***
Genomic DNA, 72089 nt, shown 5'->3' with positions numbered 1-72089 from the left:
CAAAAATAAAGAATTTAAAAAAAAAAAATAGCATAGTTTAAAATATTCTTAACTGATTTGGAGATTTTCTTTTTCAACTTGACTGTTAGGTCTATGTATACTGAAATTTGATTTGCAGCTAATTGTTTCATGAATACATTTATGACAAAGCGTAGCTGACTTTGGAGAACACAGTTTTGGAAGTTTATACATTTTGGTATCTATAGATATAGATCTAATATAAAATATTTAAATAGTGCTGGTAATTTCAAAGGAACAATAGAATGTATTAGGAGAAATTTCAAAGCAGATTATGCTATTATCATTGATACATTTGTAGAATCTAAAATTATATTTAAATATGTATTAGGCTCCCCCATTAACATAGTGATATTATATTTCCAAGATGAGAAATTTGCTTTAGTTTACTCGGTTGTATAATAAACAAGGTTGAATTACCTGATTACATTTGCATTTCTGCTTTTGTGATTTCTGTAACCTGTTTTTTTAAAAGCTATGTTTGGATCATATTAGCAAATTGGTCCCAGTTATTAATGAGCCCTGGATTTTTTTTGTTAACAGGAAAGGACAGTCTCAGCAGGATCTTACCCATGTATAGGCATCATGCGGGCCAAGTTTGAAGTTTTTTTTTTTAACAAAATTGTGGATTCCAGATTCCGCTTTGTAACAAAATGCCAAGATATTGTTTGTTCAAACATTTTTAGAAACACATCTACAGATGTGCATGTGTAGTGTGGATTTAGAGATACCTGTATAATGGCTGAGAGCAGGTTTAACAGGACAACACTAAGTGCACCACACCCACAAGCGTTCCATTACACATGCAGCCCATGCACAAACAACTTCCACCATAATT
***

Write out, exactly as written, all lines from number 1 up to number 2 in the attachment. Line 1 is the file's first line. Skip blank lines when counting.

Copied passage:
Genomic DNA, 72089 nt, shown 5'->3' with positions numbered 1-72089 from the left:
CAAAAATAAAGAATTTAAAAAAAAAAAATAGCATAGTTTAAAATATTCTTAACTGATTTGGAGATTTTCTTTTTCAACTTGACTGTTAGGTCTATGTATACTGAAATTTGATTTGCAGCTAATTGTTTCATGAATACATTTATGACAAAGCGTAGCTGACTTTGGAGAACACAGTTTTGGAAGTTTATACATTTTGGTATCTATAGATATAGATCTAATATAAAATATTTAAATAGTGCTGGTAATTTCAAAGGAACAATAGAATGTATTAGGAGAAATTTCAAAGCAGATTATGCTATTATCATTGATACATTTGTAGAATCTAAAATTATATTTAAATATGTATTAGGCTCCCCCATTAACATAGTGATATTATATTTCCAAGATGAGAAATTTGCTTTAGTTTACTCGGTTGTATAATAAACAAGGTTGAATTACCTGATTACATTTGCATTTCTGCTTTTGTGATTTCTGTAACCTGTTTTTTTAAAAGCTATGTTTGGATCATATTAGCAAATTGGTCCCAGTTATTAATGAGCCCTGGATTTTTTTTGTTAACAGGAAAGGACAGTCTCAGCAGGATCTTACCCATGTATAGGCATCATGCGGGCCAAGTTTGAAGTTTTTTTTTTTAACAAAATTGTGGATTCCAGATTCCGCTTTGTAACAAAATGCCAAGATATTGTTTGTTCAAACATTTTTAGAAACACATCTACAGATGTGCATGTGTAGTGTGGATTTAGAGATACCTGTATAATGGCTGAGAGCAGGTTTAACAGGACAACACTAAGTGCACCACACCCACAAGCGTTCCATTACACATGCAGCCCATGCACAAACAACTTCCACCATAATT